In 1990, 65% of U.S. allopathic medical graduates intended to pursue full-time (nonacademic) clinical practice careers.1 In recent years, however, this proportion of medical graduates has steadily decreased with concomitant increases in the proportions of U.S. allopathic medical graduates planning alternative careers.
Coincident with these shifts in career intentions, there have been marked changes in the demographic characteristics of the U.S. allopathic medical school population in terms of both gender and race/ethnicity, and the proportions of women and nonwhite graduates have increased.2 In addition to the changing demographic composition of U.S. medical schools, there has been a declining interest in primary care specialties among contemporary U.S. medical graduates3 and increases in the number and scope of dual-degree program offerings4 as well as in the range of alternative career opportunities for physicians.1 Therefore, we sought to identify factors associated with contemporary medical graduates’ plans to pursue careers other than full-time clinical practice.
We analyzed anonymous data from the 1997–2004 national Association of American Medical Colleges (AAMC) Graduation Questionnaire (GQ) completed by graduates of all U.S. allopathic medical schools, limiting our analysis to graduates who responded to nine questions asked in each of the eight survey years. We also limited our analysis to graduates who responded yes to the question Do you plan to become board certified in a specialty? because we wanted to evaluate specialty choice in relation to career-preference settings, and the GQ specialty-choice question could only be completed by respondents indicating plans to become specialty board certified. The institutional review board at Washington University School of Medicine approved this study.
From the 12 GQ response choices for the item Indicate your career intention from the activities listed below, we created four categories of graduates’ career-setting plans: full-time, nonacademic clinical practice in various private-practice settings or a hospital setting; full-time university faculty in basic science teaching/research or clinical teaching/practice/research; other nonclinical practice in state/federal agencies, medical/health care administration without practice, or as a nonuniversity research scientist; or undecided. We examined relationships between graduates’ career-setting plans and each of eight variables descriptive of graduates’ demographics, medical school characteristics, and specialty choice. Demographic questions included the year GQ was completed (1997–2004), gender (female versus male), race/ethnicity (black, Hispanic, Asian/Pacific Islander, Native American/Alaskan, or no response versus white), and total debt (no debt, $1–49,999, $50,000–99,999, $100,000–149,999 versus $150,000 or more). Medical school characteristics included school ownership (private versus public), school region (Northeast, South, West versus Midwest), and graduation from a dual-advanced-degree program (combined MD/PhD or MD/other advanced degree versus MD only, including BA or BS/MD programs). We created six specialty-choice categories: (1) surgical specialties/subspecialties (general surgery, colon and rectal surgery, neurological surgery, otolaryngology, plastic surgery, orthopedic surgery, thoracic surgery, urology, and other surgical specialty [from 1999 on]), (2) obstetrics–gynecology, (3) facilities-based specialties (radiology, anesthesiology, emergency medicine, and pathology), (4) psychiatry, (5) primary care specialties (internal medicine specialty/subspecialties, pediatrics specialty/subspecialties, and family practice), and (6) other specialties. (Specialty categories were developed after a personal communication with Edward Salsberg, director, AAMC Center for Workforce Studies, October 16, 2006.)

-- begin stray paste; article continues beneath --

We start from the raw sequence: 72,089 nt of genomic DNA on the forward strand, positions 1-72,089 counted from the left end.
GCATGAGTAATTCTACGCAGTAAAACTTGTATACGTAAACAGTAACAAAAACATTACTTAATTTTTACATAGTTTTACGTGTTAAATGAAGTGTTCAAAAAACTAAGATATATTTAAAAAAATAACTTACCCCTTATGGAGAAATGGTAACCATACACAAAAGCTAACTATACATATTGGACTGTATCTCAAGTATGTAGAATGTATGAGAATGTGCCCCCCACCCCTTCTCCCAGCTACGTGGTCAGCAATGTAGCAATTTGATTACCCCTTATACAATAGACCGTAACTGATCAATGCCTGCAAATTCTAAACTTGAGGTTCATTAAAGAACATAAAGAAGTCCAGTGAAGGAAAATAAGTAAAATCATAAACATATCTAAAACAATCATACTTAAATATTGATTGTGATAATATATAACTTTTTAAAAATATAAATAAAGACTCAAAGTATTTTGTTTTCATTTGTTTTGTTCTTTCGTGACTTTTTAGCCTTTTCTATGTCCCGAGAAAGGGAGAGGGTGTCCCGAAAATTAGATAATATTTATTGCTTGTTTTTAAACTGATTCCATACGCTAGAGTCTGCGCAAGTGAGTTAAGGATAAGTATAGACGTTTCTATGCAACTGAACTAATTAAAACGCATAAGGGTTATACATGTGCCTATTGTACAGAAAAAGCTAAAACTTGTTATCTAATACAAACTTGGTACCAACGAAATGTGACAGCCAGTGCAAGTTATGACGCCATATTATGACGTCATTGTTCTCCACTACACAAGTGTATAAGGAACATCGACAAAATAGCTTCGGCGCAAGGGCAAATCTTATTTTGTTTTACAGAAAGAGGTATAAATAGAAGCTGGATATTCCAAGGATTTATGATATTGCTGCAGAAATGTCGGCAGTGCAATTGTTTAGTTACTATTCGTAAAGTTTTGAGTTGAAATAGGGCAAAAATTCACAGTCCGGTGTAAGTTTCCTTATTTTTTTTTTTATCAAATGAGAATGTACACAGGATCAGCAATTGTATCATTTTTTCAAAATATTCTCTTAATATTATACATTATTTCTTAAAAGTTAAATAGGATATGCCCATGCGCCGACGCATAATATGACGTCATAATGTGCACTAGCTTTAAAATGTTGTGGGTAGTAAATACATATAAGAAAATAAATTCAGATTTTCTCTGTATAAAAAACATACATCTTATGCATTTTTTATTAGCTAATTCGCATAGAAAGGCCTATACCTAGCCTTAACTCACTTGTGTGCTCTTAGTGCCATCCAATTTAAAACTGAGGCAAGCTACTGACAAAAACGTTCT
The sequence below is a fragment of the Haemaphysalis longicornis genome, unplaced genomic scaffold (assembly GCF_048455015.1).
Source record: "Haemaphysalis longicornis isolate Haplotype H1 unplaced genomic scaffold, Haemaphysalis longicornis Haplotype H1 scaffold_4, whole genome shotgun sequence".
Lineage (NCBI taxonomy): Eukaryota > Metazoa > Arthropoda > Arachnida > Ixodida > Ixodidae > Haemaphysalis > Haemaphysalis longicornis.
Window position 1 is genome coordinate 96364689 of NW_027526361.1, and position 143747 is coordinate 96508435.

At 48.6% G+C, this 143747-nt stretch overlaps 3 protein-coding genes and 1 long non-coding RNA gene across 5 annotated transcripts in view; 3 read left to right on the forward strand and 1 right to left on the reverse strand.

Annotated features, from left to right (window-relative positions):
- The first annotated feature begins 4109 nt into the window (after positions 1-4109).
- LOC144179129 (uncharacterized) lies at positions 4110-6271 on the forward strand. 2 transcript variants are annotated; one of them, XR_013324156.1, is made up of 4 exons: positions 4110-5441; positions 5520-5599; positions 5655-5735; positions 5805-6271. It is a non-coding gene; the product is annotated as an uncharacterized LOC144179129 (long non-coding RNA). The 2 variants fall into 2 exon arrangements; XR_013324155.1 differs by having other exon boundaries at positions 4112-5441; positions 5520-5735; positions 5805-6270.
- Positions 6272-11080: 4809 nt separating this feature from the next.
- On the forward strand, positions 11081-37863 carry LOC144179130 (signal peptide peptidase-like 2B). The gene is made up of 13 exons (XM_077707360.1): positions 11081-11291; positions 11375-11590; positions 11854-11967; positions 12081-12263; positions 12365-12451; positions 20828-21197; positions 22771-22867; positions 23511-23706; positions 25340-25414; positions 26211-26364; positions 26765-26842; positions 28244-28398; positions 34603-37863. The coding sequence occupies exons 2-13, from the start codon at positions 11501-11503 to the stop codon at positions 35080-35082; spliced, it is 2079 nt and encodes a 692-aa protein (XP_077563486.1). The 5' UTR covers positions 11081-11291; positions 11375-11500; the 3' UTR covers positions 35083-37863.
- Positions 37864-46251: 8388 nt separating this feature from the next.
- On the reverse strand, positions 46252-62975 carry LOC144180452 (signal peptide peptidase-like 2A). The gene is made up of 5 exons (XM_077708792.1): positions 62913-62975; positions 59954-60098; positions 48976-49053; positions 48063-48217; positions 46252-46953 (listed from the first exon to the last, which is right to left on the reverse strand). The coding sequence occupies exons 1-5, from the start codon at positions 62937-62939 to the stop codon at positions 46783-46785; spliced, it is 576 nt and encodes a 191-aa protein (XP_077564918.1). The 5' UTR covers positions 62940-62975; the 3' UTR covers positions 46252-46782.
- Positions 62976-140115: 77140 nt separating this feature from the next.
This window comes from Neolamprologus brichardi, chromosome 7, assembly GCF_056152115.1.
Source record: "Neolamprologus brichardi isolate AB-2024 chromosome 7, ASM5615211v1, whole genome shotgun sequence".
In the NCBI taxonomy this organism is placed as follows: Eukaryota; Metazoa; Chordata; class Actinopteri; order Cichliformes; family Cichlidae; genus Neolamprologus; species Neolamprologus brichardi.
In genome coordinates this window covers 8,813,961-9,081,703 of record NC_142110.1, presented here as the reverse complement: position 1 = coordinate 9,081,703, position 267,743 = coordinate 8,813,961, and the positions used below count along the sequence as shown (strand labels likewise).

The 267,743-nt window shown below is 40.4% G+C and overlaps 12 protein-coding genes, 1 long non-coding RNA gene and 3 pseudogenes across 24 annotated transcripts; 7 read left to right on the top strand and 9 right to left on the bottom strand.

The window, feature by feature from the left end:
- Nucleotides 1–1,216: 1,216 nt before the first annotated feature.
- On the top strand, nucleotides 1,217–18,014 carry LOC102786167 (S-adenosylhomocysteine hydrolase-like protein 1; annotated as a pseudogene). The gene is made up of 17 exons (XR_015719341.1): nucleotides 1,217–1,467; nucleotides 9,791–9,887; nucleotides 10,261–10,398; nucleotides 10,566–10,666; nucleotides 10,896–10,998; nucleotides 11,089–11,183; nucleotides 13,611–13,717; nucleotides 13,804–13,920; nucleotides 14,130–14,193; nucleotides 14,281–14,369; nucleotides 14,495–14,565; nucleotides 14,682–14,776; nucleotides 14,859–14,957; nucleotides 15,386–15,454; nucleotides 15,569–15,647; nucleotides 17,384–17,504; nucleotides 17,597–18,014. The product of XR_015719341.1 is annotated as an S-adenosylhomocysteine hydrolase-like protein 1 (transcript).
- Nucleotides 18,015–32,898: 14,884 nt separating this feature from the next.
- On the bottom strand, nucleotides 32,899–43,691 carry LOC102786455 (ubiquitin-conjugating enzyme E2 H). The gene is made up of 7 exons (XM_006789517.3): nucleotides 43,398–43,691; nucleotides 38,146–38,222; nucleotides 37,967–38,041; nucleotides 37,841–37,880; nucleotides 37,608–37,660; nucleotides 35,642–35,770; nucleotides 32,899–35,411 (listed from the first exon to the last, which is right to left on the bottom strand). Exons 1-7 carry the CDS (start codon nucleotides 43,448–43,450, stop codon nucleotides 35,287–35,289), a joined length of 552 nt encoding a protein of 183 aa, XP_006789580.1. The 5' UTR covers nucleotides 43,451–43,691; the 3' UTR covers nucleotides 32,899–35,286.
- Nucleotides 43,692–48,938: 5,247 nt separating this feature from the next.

Unadjusted logistic regression models tested the significance of associations between each predictor variable and graduates’ career-setting plans. Predictor variables associated with the dependent variable in unadjusted models at a Bonferroni-corrected P < .006 (to correct for multiple comparisons) were to be included in a multivariable, multinomial logistic regression model. We report descriptive statistics for each variable of interest as well as adjusted odds ratios (OR) and 95% confidence intervals (95% CI) of the multivariate model to identify independent predictors of the three career-setting plans (full- time university faculty, other nonclinical practice, and undecided), each compared with full-time nonacademic clinical practice as the reference category. All tests were performed using SPSS version 13.0.1 (SPSS, Inc., Chicago, IL).